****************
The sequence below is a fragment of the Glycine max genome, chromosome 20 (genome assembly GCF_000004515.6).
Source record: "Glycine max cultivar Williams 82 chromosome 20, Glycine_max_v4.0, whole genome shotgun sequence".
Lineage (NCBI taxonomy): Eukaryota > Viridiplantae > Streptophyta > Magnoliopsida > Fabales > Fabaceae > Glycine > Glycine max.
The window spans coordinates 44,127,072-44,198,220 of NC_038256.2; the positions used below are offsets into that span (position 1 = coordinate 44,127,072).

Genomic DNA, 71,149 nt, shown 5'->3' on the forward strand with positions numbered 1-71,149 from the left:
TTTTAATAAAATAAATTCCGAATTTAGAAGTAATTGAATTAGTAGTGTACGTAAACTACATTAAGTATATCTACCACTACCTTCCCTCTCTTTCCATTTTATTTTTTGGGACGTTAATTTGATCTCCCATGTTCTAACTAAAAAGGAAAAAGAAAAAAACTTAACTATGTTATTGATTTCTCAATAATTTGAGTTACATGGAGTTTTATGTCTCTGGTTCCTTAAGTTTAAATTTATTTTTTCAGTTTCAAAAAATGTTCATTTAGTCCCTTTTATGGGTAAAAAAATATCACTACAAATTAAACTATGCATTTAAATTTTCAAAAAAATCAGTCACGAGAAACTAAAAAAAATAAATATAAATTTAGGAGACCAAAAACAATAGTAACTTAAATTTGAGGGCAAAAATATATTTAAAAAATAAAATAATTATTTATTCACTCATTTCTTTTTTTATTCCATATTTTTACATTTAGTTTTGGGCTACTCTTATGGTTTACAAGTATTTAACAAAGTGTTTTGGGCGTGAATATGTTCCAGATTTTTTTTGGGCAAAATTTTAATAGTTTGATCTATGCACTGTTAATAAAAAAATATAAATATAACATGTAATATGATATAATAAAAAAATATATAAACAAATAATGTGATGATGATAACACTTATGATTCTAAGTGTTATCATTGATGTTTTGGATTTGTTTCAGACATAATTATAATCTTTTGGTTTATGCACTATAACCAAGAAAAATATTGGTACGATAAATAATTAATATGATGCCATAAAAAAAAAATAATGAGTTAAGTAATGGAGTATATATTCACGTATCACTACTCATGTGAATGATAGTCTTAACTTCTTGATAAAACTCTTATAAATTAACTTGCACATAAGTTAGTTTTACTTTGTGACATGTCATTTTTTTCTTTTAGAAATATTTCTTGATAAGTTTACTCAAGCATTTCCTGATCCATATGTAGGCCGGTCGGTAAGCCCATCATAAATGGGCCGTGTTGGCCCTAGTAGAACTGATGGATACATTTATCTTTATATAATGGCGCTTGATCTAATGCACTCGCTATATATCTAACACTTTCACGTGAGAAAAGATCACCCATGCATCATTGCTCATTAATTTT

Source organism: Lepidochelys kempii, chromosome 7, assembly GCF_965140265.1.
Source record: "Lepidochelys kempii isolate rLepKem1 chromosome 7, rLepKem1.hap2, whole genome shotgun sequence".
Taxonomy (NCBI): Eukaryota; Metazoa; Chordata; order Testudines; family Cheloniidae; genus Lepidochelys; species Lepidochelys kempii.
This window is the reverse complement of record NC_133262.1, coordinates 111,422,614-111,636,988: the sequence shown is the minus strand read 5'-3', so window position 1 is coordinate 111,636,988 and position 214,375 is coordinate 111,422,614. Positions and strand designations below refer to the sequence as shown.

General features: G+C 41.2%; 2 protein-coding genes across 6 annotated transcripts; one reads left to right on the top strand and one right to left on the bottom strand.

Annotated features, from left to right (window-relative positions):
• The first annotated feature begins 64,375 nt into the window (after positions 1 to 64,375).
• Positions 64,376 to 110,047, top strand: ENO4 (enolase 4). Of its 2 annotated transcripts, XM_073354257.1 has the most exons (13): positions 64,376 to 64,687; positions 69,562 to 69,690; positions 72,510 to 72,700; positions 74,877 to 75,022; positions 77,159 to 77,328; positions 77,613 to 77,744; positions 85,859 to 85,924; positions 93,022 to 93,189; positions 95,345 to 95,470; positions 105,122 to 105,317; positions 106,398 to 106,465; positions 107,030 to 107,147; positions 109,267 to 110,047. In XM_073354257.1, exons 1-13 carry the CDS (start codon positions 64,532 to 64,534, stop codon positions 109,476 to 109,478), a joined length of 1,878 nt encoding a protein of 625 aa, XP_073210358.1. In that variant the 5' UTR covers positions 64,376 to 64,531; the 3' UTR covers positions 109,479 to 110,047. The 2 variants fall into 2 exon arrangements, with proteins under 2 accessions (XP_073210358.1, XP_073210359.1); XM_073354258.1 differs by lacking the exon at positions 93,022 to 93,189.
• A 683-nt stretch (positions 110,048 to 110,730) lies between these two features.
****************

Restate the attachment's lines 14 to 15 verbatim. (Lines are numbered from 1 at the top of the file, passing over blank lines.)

• Positions 64,376 to 110,047, top strand: ENO4 (enolase 4). Of its 2 annotated transcripts, XM_073354257.1 has the most exons (13): positions 64,376 to 64,687; positions 69,562 to 69,690; positions 72,510 to 72,700; positions 74,877 to 75,022; positions 77,159 to 77,328; positions 77,613 to 77,744; positions 85,859 to 85,924; positions 93,022 to 93,189; positions 95,345 to 95,470; positions 105,122 to 105,317; positions 106,398 to 106,465; positions 107,030 to 107,147; positions 109,267 to 110,047. In XM_073354257.1, exons 1-13 carry the CDS (start codon positions 64,532 to 64,534, stop codon positions 109,476 to 109,478), a joined length of 1,878 nt encoding a protein of 625 aa, XP_073210358.1. In that variant the 5' UTR covers positions 64,376 to 64,531; the 3' UTR covers positions 109,479 to 110,047. The 2 variants fall into 2 exon arrangements, with proteins under 2 accessions (XP_073210358.1, XP_073210359.1); XM_073354258.1 differs by lacking the exon at positions 93,022 to 93,189.
• A 683-nt stretch (positions 110,048 to 110,730) lies between these two features.